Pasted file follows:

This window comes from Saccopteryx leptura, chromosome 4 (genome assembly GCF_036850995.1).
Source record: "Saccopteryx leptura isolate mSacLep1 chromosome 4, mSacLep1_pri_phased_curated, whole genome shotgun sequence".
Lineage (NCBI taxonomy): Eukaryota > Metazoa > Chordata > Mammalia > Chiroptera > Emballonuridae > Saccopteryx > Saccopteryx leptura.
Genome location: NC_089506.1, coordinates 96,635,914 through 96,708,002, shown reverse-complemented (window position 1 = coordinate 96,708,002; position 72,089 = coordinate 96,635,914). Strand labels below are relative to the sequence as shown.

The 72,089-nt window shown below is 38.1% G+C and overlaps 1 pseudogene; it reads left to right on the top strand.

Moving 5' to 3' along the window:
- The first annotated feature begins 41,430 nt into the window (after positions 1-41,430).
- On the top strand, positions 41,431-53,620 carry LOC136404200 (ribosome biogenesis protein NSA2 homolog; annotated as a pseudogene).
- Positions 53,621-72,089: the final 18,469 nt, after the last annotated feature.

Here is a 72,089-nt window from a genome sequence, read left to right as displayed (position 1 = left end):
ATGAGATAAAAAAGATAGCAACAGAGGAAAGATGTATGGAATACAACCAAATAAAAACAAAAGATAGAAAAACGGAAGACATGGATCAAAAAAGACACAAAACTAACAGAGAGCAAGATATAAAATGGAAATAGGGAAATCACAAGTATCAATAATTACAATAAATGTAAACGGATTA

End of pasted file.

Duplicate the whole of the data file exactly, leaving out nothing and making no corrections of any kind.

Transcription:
This window comes from Saccopteryx leptura, chromosome 4 (genome assembly GCF_036850995.1).
Source record: "Saccopteryx leptura isolate mSacLep1 chromosome 4, mSacLep1_pri_phased_curated, whole genome shotgun sequence".
Lineage (NCBI taxonomy): Eukaryota > Metazoa > Chordata > Mammalia > Chiroptera > Emballonuridae > Saccopteryx > Saccopteryx leptura.
Genome location: NC_089506.1, coordinates 96,635,914 through 96,708,002, shown reverse-complemented (window position 1 = coordinate 96,708,002; position 72,089 = coordinate 96,635,914). Strand labels below are relative to the sequence as shown.

The 72,089-nt window shown below is 38.1% G+C and overlaps 1 pseudogene; it reads left to right on the top strand.

Moving 5' to 3' along the window:
- The first annotated feature begins 41,430 nt into the window (after positions 1-41,430).
- On the top strand, positions 41,431-53,620 carry LOC136404200 (ribosome biogenesis protein NSA2 homolog; annotated as a pseudogene).
- Positions 53,621-72,089: the final 18,469 nt, after the last annotated feature.

Here is a 72,089-nt window from a genome sequence, read left to right as displayed (position 1 = left end):
ATGAGATAAAAAAGATAGCAACAGAGGAAAGATGTATGGAATACAACCAAATAAAAACAAAAGATAGAAAAACGGAAGACATGGATCAAAAAAGACACAAAACTAACAGAGAGCAAGATATAAAATGGAAATAGGGAAATCACAAGTATCAATAATTACAATAAATGTAAACGGATTA